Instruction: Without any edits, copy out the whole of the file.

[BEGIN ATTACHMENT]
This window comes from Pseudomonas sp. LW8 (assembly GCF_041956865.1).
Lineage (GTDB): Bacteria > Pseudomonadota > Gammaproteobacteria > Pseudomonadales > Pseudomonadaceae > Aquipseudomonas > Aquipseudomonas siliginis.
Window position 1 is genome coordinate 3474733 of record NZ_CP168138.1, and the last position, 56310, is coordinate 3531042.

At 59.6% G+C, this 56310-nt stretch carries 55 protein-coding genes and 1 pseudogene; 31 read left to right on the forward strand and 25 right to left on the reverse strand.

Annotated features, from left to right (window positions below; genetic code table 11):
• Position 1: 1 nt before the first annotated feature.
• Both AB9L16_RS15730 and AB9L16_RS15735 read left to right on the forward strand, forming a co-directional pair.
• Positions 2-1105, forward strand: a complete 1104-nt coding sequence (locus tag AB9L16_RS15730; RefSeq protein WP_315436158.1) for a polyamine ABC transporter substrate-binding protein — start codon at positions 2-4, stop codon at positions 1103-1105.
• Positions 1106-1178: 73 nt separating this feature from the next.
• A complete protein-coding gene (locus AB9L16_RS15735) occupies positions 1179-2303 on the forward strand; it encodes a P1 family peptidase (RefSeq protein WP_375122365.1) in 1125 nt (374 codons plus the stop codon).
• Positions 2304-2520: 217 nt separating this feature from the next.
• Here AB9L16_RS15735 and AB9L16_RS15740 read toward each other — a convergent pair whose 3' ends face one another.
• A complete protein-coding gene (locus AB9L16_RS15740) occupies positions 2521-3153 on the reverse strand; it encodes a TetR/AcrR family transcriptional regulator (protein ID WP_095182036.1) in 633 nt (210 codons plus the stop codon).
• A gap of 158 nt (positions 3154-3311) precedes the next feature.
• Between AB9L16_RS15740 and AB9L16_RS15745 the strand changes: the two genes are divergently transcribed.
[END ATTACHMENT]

This window comes from Pseudomonas sp. LW8 (assembly GCF_041956865.1).
Lineage (GTDB): Bacteria > Pseudomonadota > Gammaproteobacteria > Pseudomonadales > Pseudomonadaceae > Aquipseudomonas > Aquipseudomonas siliginis.
Window position 1 is genome coordinate 3474733 of record NZ_CP168138.1, and the last position, 56310, is coordinate 3531042.

At 59.6% G+C, this 56310-nt stretch carries 55 protein-coding genes and 1 pseudogene; 31 read left to right on the forward strand and 25 right to left on the reverse strand.

Annotated features, from left to right (window positions below; genetic code table 11):
• Position 1: 1 nt before the first annotated feature.
• Both AB9L16_RS15730 and AB9L16_RS15735 read left to right on the forward strand, forming a co-directional pair.
• Positions 2-1105, forward strand: a complete 1104-nt coding sequence (locus tag AB9L16_RS15730; RefSeq protein WP_315436158.1) for a polyamine ABC transporter substrate-binding protein — start codon at positions 2-4, stop codon at positions 1103-1105.
• Positions 1106-1178: 73 nt separating this feature from the next.
• A complete protein-coding gene (locus AB9L16_RS15735) occupies positions 1179-2303 on the forward strand; it encodes a P1 family peptidase (RefSeq protein WP_375122365.1) in 1125 nt (374 codons plus the stop codon).
• Positions 2304-2520: 217 nt separating this feature from the next.
• Here AB9L16_RS15735 and AB9L16_RS15740 read toward each other — a convergent pair whose 3' ends face one another.
• A complete protein-coding gene (locus AB9L16_RS15740) occupies positions 2521-3153 on the reverse strand; it encodes a TetR/AcrR family transcriptional regulator (protein ID WP_095182036.1) in 633 nt (210 codons plus the stop codon).
• A gap of 158 nt (positions 3154-3311) precedes the next feature.
• Between AB9L16_RS15740 and AB9L16_RS15745 the strand changes: the two genes are divergently transcribed.